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On words and the Word

Paul Kingsnorth at The Abbey of Misrule

Photo by Courtney Corlew / Unsplash

Yesterday was the Nativity of the Theotokos (usually translated as ‘birthgiver of God’ or ‘God-bearer’) and it was a hot day. Too hot, by the end, though if you live in the west of Ireland you should probably never complain about the rare experience of heat. At my local holy well, which is dedicated to Mary, chairs had been laid out for a patron day mass. If I had been a Catholic I would have gone along. Instead I was on a boat with my wife, heading out to Holy Island.

This plan wasn’t based on what day it was. To be honest, important days in the church calendar often creep up on me. The Orthodox calendar is literally Byzantine, and sometimes I forget to check what is coming up. But here we were, on this significant day, heading out across the startlingly still surface of Lough Derg towards what was once one of the most important pilgrimage sites in the country.

If I’m honest, I have been struggling with words for a while. I have been becalmed here all week and I haven’t known why. My summer break has probably not helped, but what I want to write about here has been blocking, or perhaps intimidating, me.

Always in my life I have written about the world. I’m good at that. I am especially good at writing about what is wrong with it (there is always something wrong) and what, in my Terribly Important Opinion, should be done about the wrongness. I’ve been at this game for a long time and I can do it with my eyes shut now. I can organise an argument over two whole years, and make a case and back it up. For a certain type of writer, this can make a good career. I was one of them once. But it seems like a long time ago now.

Now here I am, called to do something else. Here I am, surprisingly and yet not suprisingly, a Christian. It is on the one hand not surprising, because I have never been a materialist; I have always had some intuition of God or gods or spirits, usuually experienced for me through the natural world, and I have always been searching for the truth of that, always scanning the horizon for the true harbour. Yet it is surprising too, because I never imagined that, in the words of Seraphim Rose, patron saint of Lost Western People, the truth was ‘a person, not an idea.'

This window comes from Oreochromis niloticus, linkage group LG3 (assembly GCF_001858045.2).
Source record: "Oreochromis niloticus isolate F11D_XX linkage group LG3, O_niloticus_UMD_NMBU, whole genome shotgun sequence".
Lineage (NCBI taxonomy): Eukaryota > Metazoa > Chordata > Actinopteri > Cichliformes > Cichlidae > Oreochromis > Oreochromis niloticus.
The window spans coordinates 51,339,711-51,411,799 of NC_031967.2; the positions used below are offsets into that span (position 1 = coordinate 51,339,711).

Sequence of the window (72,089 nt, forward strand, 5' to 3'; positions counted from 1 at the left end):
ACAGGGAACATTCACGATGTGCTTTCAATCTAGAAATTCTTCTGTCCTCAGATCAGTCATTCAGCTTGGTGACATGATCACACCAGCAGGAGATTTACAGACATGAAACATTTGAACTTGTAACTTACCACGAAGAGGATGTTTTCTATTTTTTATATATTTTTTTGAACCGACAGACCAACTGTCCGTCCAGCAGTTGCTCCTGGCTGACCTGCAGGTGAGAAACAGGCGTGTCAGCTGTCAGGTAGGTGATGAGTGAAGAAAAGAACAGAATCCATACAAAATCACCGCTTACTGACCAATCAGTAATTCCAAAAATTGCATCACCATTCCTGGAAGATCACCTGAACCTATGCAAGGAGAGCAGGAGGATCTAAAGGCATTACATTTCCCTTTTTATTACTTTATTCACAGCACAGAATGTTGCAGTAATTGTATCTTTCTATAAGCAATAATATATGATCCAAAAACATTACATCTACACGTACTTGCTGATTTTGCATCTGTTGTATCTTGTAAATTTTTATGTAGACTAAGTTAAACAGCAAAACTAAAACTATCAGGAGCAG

But I find myself wrestling today with that truth, and being a writer it is impossible for me not to write about the wrestling. The vast challenge, the fearful one, is how to do that well. I would quite like, if I am honest, to be released from the call. I am an old seeker and a weathered writer, but a new Christian. A new Christian with a platform who wants to write about his Christian journey is sailing on a sea which could sink him any time. I have prayed about this consistently, of course, and I’ve asked advice of everyone I know. Friends, family, teachers, my spiritual father, wise heads both Christian and not. I’ve even sought - and been given - answers from monks on Mount Athos. Should I really be writing about this? I have asked, over and over. I don’t know anything.

The answer has always been the same, and it has always been: yes, you should. Sometimes that has excited me, and at other times it has felt like a millstone around my neck. Of course, the ‘yes’ always comes with important caveats. If I start writing as if I were a teacher or a leader or some kind of wise or accomplished Public Christian, or somebody who knows much at all of any depth, I will fall on my face. Probably some people would enjoy that, and perhaps it would be a good lesson in humility, but still, I am going to try and avoid it.

I have noticed in the last few years a constant temptation to systematise Christianity; to bend it into a shape that fits a pre-existing pattern in people’s heads. This is hardly just a Christian problem, of course: it is universal. We want our faith to justify our worldview. We want a me-shaped God. We see this especially when it comes to politics in divided times like these, as ‘progressive’ and ‘conservative’ Christians cherry-pick from the Bible to support whatever they imagine Jesus can help them justify, be it abortion on demand or the death penalty.

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